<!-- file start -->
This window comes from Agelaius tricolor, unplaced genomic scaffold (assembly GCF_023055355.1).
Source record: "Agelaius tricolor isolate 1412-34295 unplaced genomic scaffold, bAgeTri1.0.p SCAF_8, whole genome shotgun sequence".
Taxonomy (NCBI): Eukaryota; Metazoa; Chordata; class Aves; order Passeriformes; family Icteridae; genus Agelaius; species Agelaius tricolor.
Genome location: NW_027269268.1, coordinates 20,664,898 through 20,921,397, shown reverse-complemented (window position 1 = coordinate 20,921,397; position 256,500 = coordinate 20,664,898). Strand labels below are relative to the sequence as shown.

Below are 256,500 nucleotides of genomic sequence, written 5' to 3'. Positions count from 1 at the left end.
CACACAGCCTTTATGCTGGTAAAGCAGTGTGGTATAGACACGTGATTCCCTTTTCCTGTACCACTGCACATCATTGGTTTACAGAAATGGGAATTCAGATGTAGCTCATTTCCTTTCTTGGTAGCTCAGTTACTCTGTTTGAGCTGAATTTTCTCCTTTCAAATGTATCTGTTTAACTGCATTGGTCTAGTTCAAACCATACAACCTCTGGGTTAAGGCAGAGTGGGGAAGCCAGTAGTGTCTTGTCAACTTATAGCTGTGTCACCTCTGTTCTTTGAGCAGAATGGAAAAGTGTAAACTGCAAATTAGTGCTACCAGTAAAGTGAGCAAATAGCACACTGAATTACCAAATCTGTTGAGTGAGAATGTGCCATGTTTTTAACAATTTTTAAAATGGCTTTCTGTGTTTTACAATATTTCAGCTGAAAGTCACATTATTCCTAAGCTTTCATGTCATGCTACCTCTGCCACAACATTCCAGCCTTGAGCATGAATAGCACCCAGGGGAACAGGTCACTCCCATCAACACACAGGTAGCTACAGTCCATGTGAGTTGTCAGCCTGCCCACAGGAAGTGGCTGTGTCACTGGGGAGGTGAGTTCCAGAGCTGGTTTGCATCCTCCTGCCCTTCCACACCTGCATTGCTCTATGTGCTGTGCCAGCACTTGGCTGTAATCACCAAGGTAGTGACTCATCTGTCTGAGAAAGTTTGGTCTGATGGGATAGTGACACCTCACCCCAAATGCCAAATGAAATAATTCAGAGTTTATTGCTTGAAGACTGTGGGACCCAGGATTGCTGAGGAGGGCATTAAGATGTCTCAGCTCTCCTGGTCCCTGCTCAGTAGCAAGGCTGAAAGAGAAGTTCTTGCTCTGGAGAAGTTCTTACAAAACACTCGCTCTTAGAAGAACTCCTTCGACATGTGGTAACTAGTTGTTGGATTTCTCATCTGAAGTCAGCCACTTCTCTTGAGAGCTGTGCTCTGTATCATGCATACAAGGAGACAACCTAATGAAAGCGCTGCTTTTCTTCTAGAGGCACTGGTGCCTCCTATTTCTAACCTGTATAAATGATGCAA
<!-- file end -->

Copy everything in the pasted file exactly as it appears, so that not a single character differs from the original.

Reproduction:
This window comes from Agelaius tricolor, unplaced genomic scaffold (assembly GCF_023055355.1).
Source record: "Agelaius tricolor isolate 1412-34295 unplaced genomic scaffold, bAgeTri1.0.p SCAF_8, whole genome shotgun sequence".
Taxonomy (NCBI): Eukaryota; Metazoa; Chordata; class Aves; order Passeriformes; family Icteridae; genus Agelaius; species Agelaius tricolor.
Genome location: NW_027269268.1, coordinates 20,664,898 through 20,921,397, shown reverse-complemented (window position 1 = coordinate 20,921,397; position 256,500 = coordinate 20,664,898). Strand labels below are relative to the sequence as shown.

Below are 256,500 nucleotides of genomic sequence, written 5' to 3'. Positions count from 1 at the left end.
CACACAGCCTTTATGCTGGTAAAGCAGTGTGGTATAGACACGTGATTCCCTTTTCCTGTACCACTGCACATCATTGGTTTACAGAAATGGGAATTCAGATGTAGCTCATTTCCTTTCTTGGTAGCTCAGTTACTCTGTTTGAGCTGAATTTTCTCCTTTCAAATGTATCTGTTTAACTGCATTGGTCTAGTTCAAACCATACAACCTCTGGGTTAAGGCAGAGTGGGGAAGCCAGTAGTGTCTTGTCAACTTATAGCTGTGTCACCTCTGTTCTTTGAGCAGAATGGAAAAGTGTAAACTGCAAATTAGTGCTACCAGTAAAGTGAGCAAATAGCACACTGAATTACCAAATCTGTTGAGTGAGAATGTGCCATGTTTTTAACAATTTTTAAAATGGCTTTCTGTGTTTTACAATATTTCAGCTGAAAGTCACATTATTCCTAAGCTTTCATGTCATGCTACCTCTGCCACAACATTCCAGCCTTGAGCATGAATAGCACCCAGGGGAACAGGTCACTCCCATCAACACACAGGTAGCTACAGTCCATGTGAGTTGTCAGCCTGCCCACAGGAAGTGGCTGTGTCACTGGGGAGGTGAGTTCCAGAGCTGGTTTGCATCCTCCTGCCCTTCCACACCTGCATTGCTCTATGTGCTGTGCCAGCACTTGGCTGTAATCACCAAGGTAGTGACTCATCTGTCTGAGAAAGTTTGGTCTGATGGGATAGTGACACCTCACCCCAAATGCCAAATGAAATAATTCAGAGTTTATTGCTTGAAGACTGTGGGACCCAGGATTGCTGAGGAGGGCATTAAGATGTCTCAGCTCTCCTGGTCCCTGCTCAGTAGCAAGGCTGAAAGAGAAGTTCTTGCTCTGGAGAAGTTCTTACAAAACACTCGCTCTTAGAAGAACTCCTTCGACATGTGGTAACTAGTTGTTGGATTTCTCATCTGAAGTCAGCCACTTCTCTTGAGAGCTGTGCTCTGTATCATGCATACAAGGAGACAACCTAATGAAAGCGCTGCTTTTCTTCTAGAGGCACTGGTGCCTCCTATTTCTAACCTGTATAAATGATGCAA